Group aims to rebuild an extinct bird from its extant brethren
Great auks were flightless, seafaring birds that once lived along the coasts of the north Atlantic ocean. They could be said to resemble a puffin mixed with a puffin, perhaps, but a conservation group called Revive & Restore is most interested in how closely they resemble a razorbill. This might seem odd, as the 33-inch-tall auks were so much bigger than the eight-inch-tall razorbills that you wouldn’t mistake the two animals, but the key similarities are in the two species DNA. Razorbills (Alca torda) are great auks (Pinguinus impennis) closest living relative, and thus the most logical starting point to genetically engineer a new version of the now extinct seabirds.
Taxidermied great auks have been persevered in museums, but no birds have been seen alive since 1852. Their extinction is predominantly thanks to humans, who hunted them for their feathers, meat, fat and oil. They used to live on both sides of the Atlantic, and as a one of the larger seabirds in that ecosystem, it’s now being debated if we should try to restore them to this niche somehow. Of course, other birds have since made use of their old nesting grounds by now, but as a larger predator they would have held an ecological role that wouldn’t be easily replaced.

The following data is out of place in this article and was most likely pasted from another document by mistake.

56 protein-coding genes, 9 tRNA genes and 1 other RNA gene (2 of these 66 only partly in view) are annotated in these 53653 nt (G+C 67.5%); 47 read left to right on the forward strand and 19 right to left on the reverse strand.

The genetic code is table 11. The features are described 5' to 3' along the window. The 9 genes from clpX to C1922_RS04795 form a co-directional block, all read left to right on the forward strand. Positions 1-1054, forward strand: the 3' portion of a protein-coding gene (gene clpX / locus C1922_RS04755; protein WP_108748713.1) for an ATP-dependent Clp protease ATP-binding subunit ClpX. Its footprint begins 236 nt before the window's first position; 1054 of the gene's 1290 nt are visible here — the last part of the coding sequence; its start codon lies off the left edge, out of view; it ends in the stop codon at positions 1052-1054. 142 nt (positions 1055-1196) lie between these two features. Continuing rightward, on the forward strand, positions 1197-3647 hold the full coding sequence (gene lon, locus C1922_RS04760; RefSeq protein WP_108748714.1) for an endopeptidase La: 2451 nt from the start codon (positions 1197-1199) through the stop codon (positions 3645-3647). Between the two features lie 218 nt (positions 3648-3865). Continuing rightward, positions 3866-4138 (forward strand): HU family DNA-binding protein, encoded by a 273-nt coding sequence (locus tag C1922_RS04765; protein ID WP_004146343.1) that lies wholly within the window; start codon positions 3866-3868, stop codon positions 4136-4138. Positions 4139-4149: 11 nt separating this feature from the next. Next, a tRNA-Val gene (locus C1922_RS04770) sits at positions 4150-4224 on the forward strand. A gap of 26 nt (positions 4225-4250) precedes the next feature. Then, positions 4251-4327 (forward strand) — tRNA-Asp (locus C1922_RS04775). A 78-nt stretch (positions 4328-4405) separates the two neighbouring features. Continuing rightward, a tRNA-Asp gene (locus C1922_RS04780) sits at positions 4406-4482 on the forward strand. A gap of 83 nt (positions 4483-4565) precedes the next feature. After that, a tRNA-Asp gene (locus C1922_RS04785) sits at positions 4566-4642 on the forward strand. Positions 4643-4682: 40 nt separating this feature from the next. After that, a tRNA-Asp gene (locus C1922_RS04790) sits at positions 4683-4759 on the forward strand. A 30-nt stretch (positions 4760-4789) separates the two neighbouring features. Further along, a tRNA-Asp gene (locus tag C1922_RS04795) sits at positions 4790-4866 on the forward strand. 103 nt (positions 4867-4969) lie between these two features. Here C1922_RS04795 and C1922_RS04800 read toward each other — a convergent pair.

Assembling great auks, version 2.0
With that motivation in mind, Revive & Restore is looking to bring the great auks back from extinction. To be more specific, they’re proposing to replace them with morphologically similar birds created through manipulating razorbill genes to be more like their extinct relatives. These new auk-like birds would theoretically function in the local ecology like their relatives once did, increasing the local biodiversity and helping humans feel like we were able to help a species, instead of repeatedly driving them towards extinction. It would also help us improve the methodology behind this concept, possibly paving the way for the de-extinction of other animals like passenger pigeons or even woolly mammoths.
There are concerns with this plan though. While some techniques pushed by Revive & Restore have been helpful in pushing black-footed ferrets back from a genetic cul-de-sac as their populations dwindled to near extinction, those animals had never completely been lost, and thus didn’t need to be reengineered as much as an extinct species like the great auk would require. There are also concerns on a conceptual level, with some people worrying that humans will value current ecosystems even less if they’re perceived as easily replaceable. Beyond that, there is debate over if this is the best use of limited resources, and that we should instead focus on preserving the current run of many species, rather than trying to patch things up later on. Sadly, many species seem to be getting close to needing some form of intervention sooner than later, meaning we may need every possible option on the table in order to salvage our ecosystems.
Source: Can the Great Auk Return from Extinction? by David Moscato, Conservation